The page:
Our team takes every precaution to avoid any procedure that is deemed to be unsafe for a particular patient. Side effects of experimental drugs or treatments can range from very minor to severe. For instance negative effects might include headache, nausea, hair loss, skin irritation or other physical problems. Experimental treatments must be evaluated for both immediate and long-term side effects. Through consistent dialogue with the patient and ongoing evaluation, it is our responsibility to make the participant aware of every possible outcome.
How do we ensure the safety of our participants?
All ethical and legal codes that govern medical practice also apply to clinical trials. In addition most clinical research is federally regulated with built in safeguards to protect the participants. The trial follows a carefully controlled protocol: a plan that outlines what researchers will do throughout the study. As a clinical trial progresses researchers report the results of the trial at scientific meetings, to medical journals and to various government agencies. The names of individual participants will remain confidential and will not be disclosed in these reports.
What are some important questions a participant should ask in preparation for a trial?
Participants must learn as much as possible about the clinical trial prior to commencement. They should feel comfortable asking members of the healthcare team any questions that come to mind. As a start the following questions might be helpful for the participant to consider. Some of the answers to these questions are found in the informed consent document.
- What is the purpose of the study?
- Who is going to be participating in the study?
- Why do researchers believe that the experimental treatment being tested might be effective?
- Has my particular treatment been tested before?
- What tests and experimental treatments are involved?
- How do the possible risks, side effects and benefits of the study compare to those prevalent in my current treatment?
- How might this trial impact my daily life?
- How long will the trial last?
- Will I be required to be hospitalized?
- Who is responsible to cover the financial cost of the experimental treatment?
- What expenses are subject to reimbursement?
- What type of long-term follow-up care is required for this study?
- How will I know that the experimental treatment is working?
- Will results of the trials be provided to me?
- Who will be taking responsibility for of my care?
In preparation for an initial meeting with the research coordinator and doctor, participants should:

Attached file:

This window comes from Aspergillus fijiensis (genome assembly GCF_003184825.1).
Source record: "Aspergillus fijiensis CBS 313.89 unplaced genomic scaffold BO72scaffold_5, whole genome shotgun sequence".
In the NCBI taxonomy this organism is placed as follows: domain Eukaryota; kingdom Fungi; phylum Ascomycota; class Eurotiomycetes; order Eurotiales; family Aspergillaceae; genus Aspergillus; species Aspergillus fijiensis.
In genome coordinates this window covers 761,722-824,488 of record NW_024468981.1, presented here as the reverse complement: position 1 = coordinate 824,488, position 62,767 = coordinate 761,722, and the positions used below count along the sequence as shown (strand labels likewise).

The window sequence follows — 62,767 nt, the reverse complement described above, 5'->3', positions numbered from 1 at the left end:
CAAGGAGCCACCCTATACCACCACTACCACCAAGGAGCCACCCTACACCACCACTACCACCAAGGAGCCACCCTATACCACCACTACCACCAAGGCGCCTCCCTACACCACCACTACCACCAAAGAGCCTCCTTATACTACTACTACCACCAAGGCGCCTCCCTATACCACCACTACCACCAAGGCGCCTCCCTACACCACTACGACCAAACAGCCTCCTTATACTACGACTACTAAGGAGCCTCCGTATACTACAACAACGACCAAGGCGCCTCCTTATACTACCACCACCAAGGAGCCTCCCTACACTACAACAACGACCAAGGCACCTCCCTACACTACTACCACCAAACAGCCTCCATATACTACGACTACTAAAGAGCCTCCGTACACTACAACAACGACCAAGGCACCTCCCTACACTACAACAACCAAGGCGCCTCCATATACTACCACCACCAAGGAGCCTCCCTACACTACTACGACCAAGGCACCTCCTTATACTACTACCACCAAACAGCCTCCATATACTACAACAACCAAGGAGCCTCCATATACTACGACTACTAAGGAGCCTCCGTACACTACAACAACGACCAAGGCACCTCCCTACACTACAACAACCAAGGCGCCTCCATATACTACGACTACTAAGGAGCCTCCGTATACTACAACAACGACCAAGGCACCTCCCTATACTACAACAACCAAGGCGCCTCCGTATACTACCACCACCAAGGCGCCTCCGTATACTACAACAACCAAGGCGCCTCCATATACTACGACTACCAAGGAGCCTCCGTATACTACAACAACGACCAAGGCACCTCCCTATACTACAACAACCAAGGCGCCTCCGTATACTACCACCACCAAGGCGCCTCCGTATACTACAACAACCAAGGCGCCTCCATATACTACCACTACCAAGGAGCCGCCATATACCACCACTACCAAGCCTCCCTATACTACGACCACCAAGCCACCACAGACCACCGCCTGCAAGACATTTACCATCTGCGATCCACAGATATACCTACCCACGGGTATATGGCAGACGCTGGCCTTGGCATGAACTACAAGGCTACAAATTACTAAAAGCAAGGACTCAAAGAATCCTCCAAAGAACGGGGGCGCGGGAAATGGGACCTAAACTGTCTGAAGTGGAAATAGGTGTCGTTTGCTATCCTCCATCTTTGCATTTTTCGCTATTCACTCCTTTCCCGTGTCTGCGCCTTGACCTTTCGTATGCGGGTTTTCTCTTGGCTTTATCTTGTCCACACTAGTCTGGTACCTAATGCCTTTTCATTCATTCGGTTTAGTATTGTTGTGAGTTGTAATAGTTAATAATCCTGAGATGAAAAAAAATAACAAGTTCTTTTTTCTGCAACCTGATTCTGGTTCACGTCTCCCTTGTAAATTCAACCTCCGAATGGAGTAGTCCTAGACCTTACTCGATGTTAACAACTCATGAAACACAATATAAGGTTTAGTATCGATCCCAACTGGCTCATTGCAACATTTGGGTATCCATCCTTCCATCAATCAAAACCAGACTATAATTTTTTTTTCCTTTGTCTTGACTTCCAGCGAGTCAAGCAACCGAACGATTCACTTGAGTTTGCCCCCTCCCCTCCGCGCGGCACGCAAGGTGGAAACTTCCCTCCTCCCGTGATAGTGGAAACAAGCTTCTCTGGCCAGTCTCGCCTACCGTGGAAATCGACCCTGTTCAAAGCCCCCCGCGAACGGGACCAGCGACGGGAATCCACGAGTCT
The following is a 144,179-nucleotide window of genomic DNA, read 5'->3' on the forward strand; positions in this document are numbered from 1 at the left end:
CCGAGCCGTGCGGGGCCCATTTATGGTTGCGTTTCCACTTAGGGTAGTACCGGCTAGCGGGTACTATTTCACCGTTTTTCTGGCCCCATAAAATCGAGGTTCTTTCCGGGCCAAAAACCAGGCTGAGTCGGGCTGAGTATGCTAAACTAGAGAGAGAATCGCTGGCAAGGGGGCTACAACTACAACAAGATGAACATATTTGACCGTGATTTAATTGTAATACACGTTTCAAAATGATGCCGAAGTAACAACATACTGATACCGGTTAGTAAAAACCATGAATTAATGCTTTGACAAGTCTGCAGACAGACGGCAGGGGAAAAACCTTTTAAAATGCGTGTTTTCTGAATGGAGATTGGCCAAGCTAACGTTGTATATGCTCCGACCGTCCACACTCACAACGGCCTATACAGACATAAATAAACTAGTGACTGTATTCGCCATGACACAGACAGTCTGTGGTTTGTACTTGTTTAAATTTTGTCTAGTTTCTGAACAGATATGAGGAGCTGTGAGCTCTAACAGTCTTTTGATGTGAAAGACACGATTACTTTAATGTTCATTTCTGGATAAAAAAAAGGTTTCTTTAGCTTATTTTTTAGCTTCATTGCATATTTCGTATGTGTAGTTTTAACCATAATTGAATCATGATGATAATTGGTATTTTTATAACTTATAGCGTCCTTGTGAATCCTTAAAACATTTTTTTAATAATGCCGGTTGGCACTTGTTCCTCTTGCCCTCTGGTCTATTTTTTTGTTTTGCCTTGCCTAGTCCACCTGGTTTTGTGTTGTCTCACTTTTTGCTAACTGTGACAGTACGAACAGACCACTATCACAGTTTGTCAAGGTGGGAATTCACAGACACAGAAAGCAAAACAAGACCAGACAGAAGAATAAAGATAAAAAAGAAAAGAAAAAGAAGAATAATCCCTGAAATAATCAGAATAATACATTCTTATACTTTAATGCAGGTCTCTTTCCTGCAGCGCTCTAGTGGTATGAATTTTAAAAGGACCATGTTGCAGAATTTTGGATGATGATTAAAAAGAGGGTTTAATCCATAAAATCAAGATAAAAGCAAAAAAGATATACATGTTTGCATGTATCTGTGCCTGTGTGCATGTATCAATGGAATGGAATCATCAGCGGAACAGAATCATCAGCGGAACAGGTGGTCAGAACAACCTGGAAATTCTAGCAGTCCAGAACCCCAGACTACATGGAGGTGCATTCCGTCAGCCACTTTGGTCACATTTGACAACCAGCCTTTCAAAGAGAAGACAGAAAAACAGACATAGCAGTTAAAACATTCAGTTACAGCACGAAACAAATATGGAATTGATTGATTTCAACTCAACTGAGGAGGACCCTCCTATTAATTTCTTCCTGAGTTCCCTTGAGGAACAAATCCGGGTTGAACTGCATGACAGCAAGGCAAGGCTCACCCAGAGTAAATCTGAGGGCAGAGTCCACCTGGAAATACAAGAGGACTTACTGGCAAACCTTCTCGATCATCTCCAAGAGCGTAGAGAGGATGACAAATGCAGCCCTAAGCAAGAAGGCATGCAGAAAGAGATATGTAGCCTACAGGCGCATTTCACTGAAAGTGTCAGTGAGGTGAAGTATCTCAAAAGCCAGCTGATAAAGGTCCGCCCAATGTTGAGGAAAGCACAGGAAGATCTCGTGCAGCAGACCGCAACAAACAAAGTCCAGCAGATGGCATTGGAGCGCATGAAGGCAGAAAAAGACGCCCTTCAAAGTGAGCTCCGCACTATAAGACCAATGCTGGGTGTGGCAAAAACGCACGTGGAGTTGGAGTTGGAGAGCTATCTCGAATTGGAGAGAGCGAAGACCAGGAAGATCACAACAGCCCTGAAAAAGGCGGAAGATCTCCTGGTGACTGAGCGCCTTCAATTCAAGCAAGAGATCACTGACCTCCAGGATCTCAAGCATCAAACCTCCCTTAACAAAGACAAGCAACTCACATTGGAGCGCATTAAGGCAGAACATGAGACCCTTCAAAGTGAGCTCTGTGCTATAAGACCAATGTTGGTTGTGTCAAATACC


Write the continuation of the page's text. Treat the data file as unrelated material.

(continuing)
- Plan ahead and write down possible questions to ask.
- Ask a friend or relative to come along for support and hear the responses to each question.
- Bring a tape recorder to record the discussion.
Every clinical trial in Canada must be approved and monitored by an Institutional Review Board (IRB) to make sure the potential benefits outweigh the anticipated risk. An IRB is an independent committee of physicians, statisticians, community advocates and other healthcare professionals ensuring that a clinical trial is ethical and protects the safety of the participant. All institutions that conduct or support biomedical research involving people must by federal regulation have an IRB approval and be subject to regular reviews.
Does a participant continue to work with a primary healthcare provider while participating in a trial?
Yes. Most clinical trials provide short-term treatments related to a designated illness or condition, but do not provide extended or complete primary healthcare. By having the healthcare provider work with the research team the participant can ensure that other medications or treatments will not conflict with the protocol.
Can a participant leave a clinical trial after it has begun?
Yes. A participant can leave a clinical trial at any time. When withdrawing from the trial the participant should inform the research team and convey reasons for departure.
Where do the ideas for trials come from?
Ideas for clinical trials usually come from researchers. After researchers test new therapies or procedures in the laboratory and in animal studies, the experimental treatments with the most promising laboratory results are moved into clinical trials. During a trial more and more information is gained about an experimental treatment, its risks and its effectiveness.
Who sponsors the clinical trials?
Clinical trials are sponsored or funded by a variety of organizations or individuals such as physicians, medical institutions, foundations, voluntary groups, pharmaceutical companies and federal agencies. Trials can take place in a variety of locations such as hospitals, universities, doctors’ offices or community clinics.
What is referred to as a ‘protocol’?